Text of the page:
Researchers at the University of Massachusetts Medical School have shown that it is possible to do what had once seemed unthinkable—shut down the extra chromosome that causes the developmental problems and intellectual disabilities in people with Down syndrome.
The surprising result—so far accomplished only with human cells grown in laboratory dishes—is the fruit of a daring, out-of-the-box approach by a scientist whose work has been shaped by her early experience counseling families of children with disabilities.
“It really is revolutionary, in terms of causing us all to rethink the one impossible thought—can you make, functionally, that extra chromosome disappear,” said Dr. Brian Skotko, co-director of the Down Syndrome Program at Massachusetts General Hospital, who was not involved in the new study. “I don’t think any of us thought it was possible or even within the current realm of scientific dreaming that we might one day be able to do it.”
The discovery, published Wednesday in the journalNature, highlights a broad shift in how scientists, doctors, and families view Down syndrome. In the decades since the chromosome abnormality was identified in 1959, there had been little serious talk about trying to treat its complex underlying biological cause. But research and advocacy are beginning to change the discussion: At Mass. General, two clinical trials of drugs intended to improve the cognitive capacities of adults with Down syndrome are set to start in the next few months.
The hope is that drug therapies, even given in adulthood, could partly restore normal function in the brains of people with Down syndrome. But the condition alters brain development in the womb, so some scientists believe that to be most effective, therapies would need to be administered during pregnancy. Nobody is sure whether the UMass technique could ever be leveraged as a treatment either.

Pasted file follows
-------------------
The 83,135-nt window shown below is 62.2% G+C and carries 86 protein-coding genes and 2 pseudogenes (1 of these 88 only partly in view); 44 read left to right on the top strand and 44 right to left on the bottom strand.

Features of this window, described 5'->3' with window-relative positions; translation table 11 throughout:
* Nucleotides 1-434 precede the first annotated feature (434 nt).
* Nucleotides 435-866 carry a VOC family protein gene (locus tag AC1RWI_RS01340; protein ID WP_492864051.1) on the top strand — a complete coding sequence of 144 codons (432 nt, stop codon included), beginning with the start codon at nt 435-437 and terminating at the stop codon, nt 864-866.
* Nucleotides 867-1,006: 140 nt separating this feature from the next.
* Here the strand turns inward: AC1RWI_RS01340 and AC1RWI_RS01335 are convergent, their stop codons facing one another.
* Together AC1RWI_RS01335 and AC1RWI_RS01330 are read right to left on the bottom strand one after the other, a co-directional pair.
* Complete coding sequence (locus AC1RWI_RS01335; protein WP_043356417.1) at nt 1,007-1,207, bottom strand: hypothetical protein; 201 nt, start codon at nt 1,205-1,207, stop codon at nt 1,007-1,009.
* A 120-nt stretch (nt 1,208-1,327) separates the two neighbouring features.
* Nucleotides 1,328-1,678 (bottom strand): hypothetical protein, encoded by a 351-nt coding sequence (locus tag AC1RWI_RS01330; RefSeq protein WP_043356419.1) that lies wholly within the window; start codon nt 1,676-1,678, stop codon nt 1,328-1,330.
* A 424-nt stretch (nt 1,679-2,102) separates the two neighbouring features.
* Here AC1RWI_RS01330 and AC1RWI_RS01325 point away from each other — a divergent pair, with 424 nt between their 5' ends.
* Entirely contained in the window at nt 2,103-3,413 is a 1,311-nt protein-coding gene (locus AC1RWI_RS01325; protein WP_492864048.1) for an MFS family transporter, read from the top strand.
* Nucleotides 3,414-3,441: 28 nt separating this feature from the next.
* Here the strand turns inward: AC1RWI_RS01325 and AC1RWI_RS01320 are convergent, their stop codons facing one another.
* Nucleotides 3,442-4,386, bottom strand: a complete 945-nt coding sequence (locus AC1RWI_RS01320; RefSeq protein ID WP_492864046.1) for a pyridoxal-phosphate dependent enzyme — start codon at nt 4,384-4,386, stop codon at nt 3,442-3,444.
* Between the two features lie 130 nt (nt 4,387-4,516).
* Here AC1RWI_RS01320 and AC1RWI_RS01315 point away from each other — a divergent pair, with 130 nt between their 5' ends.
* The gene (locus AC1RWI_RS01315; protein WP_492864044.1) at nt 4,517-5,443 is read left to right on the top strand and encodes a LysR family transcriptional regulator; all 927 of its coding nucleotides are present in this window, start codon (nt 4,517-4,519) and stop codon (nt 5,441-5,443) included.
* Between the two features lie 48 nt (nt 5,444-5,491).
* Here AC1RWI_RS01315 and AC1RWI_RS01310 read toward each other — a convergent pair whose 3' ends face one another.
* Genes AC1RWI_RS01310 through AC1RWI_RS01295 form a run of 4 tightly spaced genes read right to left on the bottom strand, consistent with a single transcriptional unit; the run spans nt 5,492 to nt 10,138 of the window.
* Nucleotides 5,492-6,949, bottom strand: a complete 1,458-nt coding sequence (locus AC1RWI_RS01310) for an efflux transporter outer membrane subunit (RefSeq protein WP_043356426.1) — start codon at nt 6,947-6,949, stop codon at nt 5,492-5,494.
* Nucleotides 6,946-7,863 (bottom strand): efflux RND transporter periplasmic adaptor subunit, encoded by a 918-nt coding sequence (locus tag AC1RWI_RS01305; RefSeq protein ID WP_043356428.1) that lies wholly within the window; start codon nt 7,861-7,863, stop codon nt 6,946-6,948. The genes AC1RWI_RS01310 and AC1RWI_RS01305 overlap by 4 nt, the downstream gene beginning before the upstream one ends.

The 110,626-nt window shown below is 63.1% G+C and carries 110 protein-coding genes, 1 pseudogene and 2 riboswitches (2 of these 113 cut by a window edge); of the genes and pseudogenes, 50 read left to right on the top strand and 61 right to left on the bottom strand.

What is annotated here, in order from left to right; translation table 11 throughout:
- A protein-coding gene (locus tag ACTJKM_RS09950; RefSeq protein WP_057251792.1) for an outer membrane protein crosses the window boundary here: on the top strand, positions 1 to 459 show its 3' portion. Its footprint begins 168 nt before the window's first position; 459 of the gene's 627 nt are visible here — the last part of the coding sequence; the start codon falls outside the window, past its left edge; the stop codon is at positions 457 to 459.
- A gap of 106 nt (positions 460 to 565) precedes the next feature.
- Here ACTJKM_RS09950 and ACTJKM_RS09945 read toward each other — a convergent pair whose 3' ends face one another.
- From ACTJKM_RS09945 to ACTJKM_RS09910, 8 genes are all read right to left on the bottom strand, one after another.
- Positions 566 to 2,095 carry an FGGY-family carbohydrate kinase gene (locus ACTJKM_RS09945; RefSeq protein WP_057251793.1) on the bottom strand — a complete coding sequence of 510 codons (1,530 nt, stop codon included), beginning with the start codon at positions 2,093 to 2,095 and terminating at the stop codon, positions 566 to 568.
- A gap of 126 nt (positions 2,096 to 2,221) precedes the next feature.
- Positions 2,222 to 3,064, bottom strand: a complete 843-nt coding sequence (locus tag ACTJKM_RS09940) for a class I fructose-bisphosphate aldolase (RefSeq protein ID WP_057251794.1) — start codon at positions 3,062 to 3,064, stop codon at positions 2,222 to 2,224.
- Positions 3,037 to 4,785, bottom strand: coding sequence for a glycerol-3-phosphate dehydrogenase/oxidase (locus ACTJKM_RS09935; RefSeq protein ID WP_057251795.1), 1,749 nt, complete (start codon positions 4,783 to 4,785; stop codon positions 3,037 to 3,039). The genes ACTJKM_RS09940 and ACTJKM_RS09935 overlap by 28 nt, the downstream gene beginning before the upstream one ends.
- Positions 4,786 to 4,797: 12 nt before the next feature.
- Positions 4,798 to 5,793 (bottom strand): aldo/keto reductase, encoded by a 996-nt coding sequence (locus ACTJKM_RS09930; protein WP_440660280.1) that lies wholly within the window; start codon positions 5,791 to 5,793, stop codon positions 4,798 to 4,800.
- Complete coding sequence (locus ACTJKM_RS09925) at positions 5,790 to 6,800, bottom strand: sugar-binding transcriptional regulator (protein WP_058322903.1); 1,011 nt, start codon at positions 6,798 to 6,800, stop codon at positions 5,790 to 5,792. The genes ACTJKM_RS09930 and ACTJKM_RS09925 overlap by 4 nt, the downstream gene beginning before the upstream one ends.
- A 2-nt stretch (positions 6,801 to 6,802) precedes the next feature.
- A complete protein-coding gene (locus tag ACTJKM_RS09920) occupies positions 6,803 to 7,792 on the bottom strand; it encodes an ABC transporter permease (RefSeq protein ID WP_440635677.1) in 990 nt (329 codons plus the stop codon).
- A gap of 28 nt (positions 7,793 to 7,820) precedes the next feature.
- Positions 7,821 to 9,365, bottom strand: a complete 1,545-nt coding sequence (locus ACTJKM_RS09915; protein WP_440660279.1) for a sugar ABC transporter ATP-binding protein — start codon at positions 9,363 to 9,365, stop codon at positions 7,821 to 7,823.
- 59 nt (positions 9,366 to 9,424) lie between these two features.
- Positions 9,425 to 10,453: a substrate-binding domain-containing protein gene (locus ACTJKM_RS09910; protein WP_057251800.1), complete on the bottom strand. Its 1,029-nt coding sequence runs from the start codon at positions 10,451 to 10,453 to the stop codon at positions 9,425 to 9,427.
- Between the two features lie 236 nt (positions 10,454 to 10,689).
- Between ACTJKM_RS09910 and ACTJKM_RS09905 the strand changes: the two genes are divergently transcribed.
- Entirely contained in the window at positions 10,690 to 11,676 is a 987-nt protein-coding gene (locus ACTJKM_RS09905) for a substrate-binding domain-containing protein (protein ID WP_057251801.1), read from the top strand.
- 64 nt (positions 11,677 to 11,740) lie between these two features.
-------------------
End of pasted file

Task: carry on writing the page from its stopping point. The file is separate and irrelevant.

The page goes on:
Two drugs will be tested at Mass. General, one made by the Swiss pharmaceutical company, Roche, and another by Elan Corporation in Ireland.
The idea of treating the core problems of Down syndrome and not just the medical problems that accompany it, appeals to families, even though such drugs would be unable to reverse all the developmental problems.
Louise Borke of North Andover said participating in trials of therapies is something she would seriously consider for her 24-year-old son, Louis Sciuto. He has two jobs and lives independently, and he rides his bike to her house to play basketball in the driveway, but like any parent she would love to give him every opportunity.
“If it would just make the individual a higher-functioning person with Down syndrome, I would be surprised if there’s anyone who wouldn’t want to try it,” Borke said.